My Morning Walk

GreySurfOn my morning walk Cooper and I strolled by the gloomy shoreline and it reminded me of that time my mom and sister and I were driving in our humungous red station wagon (that we called Red Baby) over the Sepulveda Pass at night and the fog was so unbelievably thick that we couldn’t see more than a foot in front of us.  I was absolutely convinced that we were going to go flying off into space and hurl into the side of the mountain—a fate even a tank like Red Baby could never withstand.

My strategy was to beg and plead with my mother to just stop in the middle of the freeway and my mother’s strategy was to keep the light beams on low, not bright “like all the other morons”— she said this in that way of hers that was the closest thing to a teachable moment.  I remember my sister and me sobbing at one point as if we were headed for certain death.  EVERY. TIME. I’m unfortunate enough to be driving in thick fog I think of that time with all of us in Red baby, screaming in holy terror for our lives.

I swear to god I don’t know how we made it.

Yours In Far Vision,
The Howler

7 Comments on "My Morning Walk"

  1. MidLyfeMama says:

    It is funny those moments in childhood when you absolutely without any doubt question the judgement of the parent in charge. My pivotal moment was sailing with my father at age 10. I was pretty sure we were going to capsize, and possibly drown. My mother had to hitch the trailer up and come get us on the other side of a cove on Cape Cod because the wind was so bad we could not get back. I never sailed with my father again.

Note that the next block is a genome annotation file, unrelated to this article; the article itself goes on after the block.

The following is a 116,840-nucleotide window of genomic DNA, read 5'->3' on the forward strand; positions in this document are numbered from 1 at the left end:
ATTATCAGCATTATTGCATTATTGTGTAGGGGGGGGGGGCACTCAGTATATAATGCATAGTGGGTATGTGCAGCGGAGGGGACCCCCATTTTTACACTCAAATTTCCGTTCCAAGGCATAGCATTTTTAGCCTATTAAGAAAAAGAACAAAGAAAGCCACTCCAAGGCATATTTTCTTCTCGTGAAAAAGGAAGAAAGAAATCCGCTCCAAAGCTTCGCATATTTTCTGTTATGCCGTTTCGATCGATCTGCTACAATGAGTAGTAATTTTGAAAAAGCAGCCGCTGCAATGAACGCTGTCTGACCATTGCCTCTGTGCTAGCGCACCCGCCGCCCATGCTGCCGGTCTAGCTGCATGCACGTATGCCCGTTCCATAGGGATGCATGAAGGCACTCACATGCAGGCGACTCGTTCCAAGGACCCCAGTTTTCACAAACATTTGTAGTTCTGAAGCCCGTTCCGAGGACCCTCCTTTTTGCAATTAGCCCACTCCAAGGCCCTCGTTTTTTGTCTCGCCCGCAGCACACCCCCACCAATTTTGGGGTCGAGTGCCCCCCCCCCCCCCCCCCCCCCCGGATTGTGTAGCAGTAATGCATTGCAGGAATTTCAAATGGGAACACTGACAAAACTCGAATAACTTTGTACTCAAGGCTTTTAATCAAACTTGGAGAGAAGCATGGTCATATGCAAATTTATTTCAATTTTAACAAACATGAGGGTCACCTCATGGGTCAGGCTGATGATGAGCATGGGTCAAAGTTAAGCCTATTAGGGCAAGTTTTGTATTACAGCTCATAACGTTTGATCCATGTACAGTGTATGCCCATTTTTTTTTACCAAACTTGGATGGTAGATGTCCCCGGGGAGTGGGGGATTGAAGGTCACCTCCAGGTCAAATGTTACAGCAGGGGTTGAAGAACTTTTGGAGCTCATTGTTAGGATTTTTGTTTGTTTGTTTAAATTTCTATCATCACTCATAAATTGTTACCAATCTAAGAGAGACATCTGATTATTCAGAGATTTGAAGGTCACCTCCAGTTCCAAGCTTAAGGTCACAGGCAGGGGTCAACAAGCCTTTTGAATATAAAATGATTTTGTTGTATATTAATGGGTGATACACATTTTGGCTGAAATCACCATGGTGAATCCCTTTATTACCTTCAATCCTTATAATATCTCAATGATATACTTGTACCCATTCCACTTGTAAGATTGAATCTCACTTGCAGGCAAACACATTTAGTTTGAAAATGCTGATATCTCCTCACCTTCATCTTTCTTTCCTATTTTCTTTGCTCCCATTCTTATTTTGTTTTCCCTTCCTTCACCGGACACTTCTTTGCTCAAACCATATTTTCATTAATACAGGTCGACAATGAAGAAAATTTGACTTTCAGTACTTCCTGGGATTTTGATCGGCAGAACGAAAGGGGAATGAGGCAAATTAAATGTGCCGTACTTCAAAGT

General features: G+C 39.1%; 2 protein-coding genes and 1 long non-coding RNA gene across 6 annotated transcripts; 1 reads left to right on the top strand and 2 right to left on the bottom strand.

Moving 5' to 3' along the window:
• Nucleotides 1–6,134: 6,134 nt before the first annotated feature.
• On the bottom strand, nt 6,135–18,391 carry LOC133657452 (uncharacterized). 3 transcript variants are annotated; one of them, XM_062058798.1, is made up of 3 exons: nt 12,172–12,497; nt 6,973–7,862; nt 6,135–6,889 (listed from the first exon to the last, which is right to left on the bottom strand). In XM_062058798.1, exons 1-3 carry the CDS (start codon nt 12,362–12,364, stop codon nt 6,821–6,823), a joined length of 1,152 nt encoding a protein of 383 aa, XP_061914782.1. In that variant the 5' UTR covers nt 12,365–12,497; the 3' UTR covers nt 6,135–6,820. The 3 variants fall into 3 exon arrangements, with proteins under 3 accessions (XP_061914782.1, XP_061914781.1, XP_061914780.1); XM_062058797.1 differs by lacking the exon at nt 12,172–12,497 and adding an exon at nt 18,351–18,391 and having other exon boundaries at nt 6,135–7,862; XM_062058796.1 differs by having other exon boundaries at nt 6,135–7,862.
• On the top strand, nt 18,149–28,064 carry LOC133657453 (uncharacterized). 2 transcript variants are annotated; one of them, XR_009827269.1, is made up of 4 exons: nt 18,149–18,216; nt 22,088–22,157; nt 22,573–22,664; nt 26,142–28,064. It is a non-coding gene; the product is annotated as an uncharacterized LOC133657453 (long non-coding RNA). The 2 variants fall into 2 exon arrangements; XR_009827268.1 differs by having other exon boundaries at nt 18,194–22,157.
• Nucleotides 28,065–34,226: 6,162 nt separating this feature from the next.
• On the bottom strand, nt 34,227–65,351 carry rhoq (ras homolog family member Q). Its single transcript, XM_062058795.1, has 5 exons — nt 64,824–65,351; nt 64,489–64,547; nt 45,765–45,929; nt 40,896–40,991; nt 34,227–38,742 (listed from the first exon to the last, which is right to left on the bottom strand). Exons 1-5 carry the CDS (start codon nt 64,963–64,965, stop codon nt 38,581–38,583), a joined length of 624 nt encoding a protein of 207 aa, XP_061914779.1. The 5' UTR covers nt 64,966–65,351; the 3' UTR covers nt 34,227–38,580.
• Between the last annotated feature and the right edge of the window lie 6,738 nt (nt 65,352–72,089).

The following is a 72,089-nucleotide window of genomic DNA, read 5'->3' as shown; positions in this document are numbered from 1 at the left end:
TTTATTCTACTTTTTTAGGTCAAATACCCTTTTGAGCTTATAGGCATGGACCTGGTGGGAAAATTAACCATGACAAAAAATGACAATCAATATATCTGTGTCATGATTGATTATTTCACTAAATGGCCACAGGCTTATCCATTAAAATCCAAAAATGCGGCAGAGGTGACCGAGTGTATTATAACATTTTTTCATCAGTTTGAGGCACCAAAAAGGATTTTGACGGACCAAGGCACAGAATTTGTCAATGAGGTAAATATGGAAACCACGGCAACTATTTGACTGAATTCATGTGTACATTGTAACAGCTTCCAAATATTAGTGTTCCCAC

2. Jennifer Bohrer says:

    Still to this day I have bad dreams about driving to the Oregon coast to visit my grandfather. We had to take a tight twisty little 2 lane highway along the Umpqua river. The river is deep and fast, usually has white caps, the banks are steep and no guard rails….then add in all the logs trucks swaying and swerving across the center…oh god.

    • Cupcake Murphy says:

      I bow to you with your OREGON FOG survival instincts. NOTHING is worse than Oregon fog. If it weren’t for the fact that my best friend LIVES IN SALEM (the zenith of all fog) I would not go there.

  3. The Zadge says:

    Why don’t they make station wagons anymore? And I’m NOT talking about those Suburu Forester things.

  4. I can still remember driving about 300 miles through a North Dakota blizzard at night only to find my wife had given birth hours before I got there.

  5. My mother let us watch the Twilight Zone and the Outer Limits when we were UNDER 5 YEARS OLD. Enough said.